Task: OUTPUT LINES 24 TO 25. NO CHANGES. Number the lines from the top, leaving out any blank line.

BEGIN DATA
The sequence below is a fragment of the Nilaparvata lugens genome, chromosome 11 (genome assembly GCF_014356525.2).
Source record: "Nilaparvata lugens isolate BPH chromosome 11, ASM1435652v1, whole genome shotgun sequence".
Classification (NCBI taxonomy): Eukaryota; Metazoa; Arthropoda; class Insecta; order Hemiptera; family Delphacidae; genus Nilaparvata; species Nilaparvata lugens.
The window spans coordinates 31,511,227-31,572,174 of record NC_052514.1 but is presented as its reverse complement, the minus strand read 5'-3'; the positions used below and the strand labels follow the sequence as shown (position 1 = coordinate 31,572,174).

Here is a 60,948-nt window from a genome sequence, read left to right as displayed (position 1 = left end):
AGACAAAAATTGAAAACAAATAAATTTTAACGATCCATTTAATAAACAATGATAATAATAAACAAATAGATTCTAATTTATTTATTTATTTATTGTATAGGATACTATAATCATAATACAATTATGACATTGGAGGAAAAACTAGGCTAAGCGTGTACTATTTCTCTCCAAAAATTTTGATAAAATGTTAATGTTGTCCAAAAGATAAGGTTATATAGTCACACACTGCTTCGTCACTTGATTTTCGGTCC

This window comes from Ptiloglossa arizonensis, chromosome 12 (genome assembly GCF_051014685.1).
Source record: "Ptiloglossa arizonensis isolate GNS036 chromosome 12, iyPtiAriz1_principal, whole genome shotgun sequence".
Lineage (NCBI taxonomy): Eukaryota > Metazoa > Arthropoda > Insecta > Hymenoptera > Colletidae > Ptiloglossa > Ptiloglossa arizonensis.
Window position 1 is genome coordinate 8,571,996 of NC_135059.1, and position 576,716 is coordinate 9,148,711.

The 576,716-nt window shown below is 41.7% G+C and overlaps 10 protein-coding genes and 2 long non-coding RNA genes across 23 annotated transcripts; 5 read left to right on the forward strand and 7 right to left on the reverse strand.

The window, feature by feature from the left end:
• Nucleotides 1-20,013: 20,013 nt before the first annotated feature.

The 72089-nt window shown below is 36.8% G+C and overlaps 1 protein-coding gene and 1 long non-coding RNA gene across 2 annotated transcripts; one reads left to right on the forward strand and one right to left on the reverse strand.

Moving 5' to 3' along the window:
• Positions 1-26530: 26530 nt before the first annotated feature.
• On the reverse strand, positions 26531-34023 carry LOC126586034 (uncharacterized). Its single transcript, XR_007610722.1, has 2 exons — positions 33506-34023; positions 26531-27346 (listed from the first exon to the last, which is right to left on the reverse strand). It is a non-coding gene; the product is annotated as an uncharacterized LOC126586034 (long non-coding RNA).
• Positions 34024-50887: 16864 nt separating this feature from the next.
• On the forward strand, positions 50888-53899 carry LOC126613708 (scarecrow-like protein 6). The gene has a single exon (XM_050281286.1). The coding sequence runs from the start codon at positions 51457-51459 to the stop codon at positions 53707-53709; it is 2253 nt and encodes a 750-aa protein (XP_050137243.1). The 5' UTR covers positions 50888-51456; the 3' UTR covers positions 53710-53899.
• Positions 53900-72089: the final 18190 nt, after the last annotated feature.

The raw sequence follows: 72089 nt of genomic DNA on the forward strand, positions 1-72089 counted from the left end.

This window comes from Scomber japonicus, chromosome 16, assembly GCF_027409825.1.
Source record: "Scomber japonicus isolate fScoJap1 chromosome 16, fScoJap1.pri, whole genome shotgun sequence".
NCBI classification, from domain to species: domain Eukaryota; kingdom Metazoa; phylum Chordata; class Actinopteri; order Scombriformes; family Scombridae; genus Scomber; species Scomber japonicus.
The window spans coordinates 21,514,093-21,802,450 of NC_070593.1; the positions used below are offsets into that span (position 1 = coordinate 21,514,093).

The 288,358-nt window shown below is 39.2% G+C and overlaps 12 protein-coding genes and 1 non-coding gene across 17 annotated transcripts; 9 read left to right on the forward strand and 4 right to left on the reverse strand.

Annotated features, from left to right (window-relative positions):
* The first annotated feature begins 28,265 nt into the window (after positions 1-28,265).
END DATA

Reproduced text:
NCBI classification, from domain to species: domain Eukaryota; kingdom Metazoa; phylum Chordata; class Actinopteri; order Scombriformes; family Scombridae; genus Scomber; species Scomber japonicus.
The window spans coordinates 21,514,093-21,802,450 of NC_070593.1; the positions used below are offsets into that span (position 1 = coordinate 21,514,093).